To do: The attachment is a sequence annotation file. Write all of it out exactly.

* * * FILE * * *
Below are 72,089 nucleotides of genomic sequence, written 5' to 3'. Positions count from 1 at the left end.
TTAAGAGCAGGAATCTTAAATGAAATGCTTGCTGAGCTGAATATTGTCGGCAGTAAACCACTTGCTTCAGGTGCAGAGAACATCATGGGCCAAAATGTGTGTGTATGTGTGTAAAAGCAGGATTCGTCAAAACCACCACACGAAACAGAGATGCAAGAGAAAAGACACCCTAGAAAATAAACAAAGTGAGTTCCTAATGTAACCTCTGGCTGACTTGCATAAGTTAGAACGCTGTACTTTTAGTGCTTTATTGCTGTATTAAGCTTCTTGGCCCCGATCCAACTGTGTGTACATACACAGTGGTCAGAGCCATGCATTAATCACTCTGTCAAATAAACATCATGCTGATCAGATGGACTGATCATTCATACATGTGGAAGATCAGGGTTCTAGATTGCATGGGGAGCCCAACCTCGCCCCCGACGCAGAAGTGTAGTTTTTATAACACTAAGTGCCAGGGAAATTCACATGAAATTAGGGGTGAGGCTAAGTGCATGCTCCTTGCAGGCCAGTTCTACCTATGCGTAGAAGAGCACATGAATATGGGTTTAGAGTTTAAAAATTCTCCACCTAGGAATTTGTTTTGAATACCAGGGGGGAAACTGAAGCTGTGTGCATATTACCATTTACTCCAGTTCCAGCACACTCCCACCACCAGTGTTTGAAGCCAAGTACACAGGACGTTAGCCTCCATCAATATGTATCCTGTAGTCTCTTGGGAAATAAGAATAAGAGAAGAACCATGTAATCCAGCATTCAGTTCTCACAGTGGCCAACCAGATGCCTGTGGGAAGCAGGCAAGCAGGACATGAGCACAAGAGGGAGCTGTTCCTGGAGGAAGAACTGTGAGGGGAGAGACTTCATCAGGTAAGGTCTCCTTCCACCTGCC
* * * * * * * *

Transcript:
Below are 72,089 nucleotides of genomic sequence, written 5' to 3'. Positions count from 1 at the left end.
TTAAGAGCAGGAATCTTAAATGAAATGCTTGCTGAGCTGAATATTGTCGGCAGTAAACCACTTGCTTCAGGTGCAGAGAACATCATGGGCCAAAATGTGTGTGTATGTGTGTAAAAGCAGGATTCGTCAAAACCACCACACGAAACAGAGATGCAAGAGAAAAGACACCCTAGAAAATAAACAAAGTGAGTTCCTAATGTAACCTCTGGCTGACTTGCATAAGTTAGAACGCTGTACTTTTAGTGCTTTATTGCTGTATTAAGCTTCTTGGCCCCGATCCAACTGTGTGTACATACACAGTGGTCAGAGCCATGCATTAATCACTCTGTCAAATAAACATCATGCTGATCAGATGGACTGATCATTCATACATGTGGAAGATCAGGGTTCTAGATTGCATGGGGAGCCCAACCTCGCCCCCGACGCAGAAGTGTAGTTTTTATAACACTAAGTGCCAGGGAAATTCACATGAAATTAGGGGTGAGGCTAAGTGCATGCTCCTTGCAGGCCAGTTCTACCTATGCGTAGAAGAGCACATGAATATGGGTTTAGAGTTTAAAAATTCTCCACCTAGGAATTTGTTTTGAATACCAGGGGGGAAACTGAAGCTGTGTGCATATTACCATTTACTCCAGTTCCAGCACACTCCCACCACCAGTGTTTGAAGCCAAGTACACAGGACGTTAGCCTCCATCAATATGTATCCTGTAGTCTCTTGGGAAATAAGAATAAGAGAAGAACCATGTAATCCAGCATTCAGTTCTCACAGTGGCCAACCAGATGCCTGTGGGAAGCAGGCAAGCAGGACATGAGCACAAGAGGGAGCTGTTCCTGGAGGAAGAACTGTGAGGGGAGAGACTTCATCAGGTAAGGTCTCCTTCCACCTGCC